Wavtrace, which has a strategic alliance with Harris Corp., has trial deployments operating with BWA providers Formus Communications Inc. and Nextlink Communications Inc.
Ensemble in December secured $25 million in financing, which it plans to use to commercially launch its Fiberless BWA system during the second quarter.
The TDD vs. FDD debate is spilling over into the year-old standardization process taking place through IEEE’s 802.16 working group. Launched in April 1999, the 802.16 group is focused on standardization of fixed BWA systems in an effort to bring down costs and promote widespread adoption of the technology.
“We have two existing projects and a third in development,” said Roger Marks, chairman of the 802.16 working group, which grew out of the National Wireless Electronic Systems Testbed. N-WEST, which also is led by Marks, is a measurements and standards resource for the BWA industry.
“I think we’re on a faster track than any other comparable standard,” said Marks.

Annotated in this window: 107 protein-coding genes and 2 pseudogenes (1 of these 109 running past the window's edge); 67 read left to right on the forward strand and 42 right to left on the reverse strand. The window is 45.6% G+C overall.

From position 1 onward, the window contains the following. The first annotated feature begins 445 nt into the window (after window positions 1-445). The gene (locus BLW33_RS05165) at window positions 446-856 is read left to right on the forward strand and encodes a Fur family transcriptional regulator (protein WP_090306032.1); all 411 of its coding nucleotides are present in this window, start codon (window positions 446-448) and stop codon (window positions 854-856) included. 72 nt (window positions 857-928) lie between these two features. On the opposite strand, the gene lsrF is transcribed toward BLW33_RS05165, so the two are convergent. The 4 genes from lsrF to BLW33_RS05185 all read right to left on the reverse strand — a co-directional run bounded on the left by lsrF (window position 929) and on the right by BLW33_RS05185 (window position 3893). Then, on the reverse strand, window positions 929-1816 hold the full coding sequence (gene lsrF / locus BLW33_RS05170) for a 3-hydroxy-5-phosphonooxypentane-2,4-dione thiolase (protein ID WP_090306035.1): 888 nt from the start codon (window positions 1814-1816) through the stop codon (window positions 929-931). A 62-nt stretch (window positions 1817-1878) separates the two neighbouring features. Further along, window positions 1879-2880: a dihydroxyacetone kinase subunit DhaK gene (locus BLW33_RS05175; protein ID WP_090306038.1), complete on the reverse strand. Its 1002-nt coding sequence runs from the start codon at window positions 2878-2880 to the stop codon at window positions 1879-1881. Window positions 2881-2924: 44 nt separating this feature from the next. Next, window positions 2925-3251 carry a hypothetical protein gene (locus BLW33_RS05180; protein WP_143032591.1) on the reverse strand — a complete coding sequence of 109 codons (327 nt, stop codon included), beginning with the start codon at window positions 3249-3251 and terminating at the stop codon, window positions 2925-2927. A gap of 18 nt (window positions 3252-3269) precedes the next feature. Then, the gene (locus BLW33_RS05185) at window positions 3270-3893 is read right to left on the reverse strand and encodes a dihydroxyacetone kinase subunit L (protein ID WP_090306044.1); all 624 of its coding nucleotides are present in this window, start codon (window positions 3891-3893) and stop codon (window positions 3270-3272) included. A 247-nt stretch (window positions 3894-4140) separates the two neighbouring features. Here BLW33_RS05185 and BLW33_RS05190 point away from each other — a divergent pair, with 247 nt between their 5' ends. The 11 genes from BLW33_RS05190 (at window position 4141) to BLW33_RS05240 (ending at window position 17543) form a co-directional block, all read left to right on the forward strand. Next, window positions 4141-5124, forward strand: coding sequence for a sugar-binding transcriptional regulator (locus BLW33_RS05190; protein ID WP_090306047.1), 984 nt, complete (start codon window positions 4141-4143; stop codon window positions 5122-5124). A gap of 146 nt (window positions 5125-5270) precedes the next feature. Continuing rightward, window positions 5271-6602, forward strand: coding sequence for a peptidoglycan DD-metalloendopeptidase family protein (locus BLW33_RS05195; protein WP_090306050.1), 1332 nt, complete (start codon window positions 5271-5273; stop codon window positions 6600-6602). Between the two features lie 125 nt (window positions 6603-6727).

The first project, called 802.16.1 is a standard for a BWA air interface that covers frequencies between 10 GHz and 66 GHz, including the LMDS band in the United States, said Marks. The group is considering proposals covering the physical and medium access control air interface layers.
Marks said the group received considerable response to requests for proposals late last year. The group received 20 physical layer proposals and 15 MAC proposals in all. Since then, said Marks, the group has voluntarily consolidated the proposals into two for each layer.
One set of proposals is associated with the FDD position and is supported in the standards group by companies including Newbridge, Nortel Networks and SpectraPoint Wireless L.L.C. The other set of proposals is based around Ensemble’s system architecture, although the company notes the proposal is duplex-independent, and is supported in the standards group by Nokia and BreezeCom.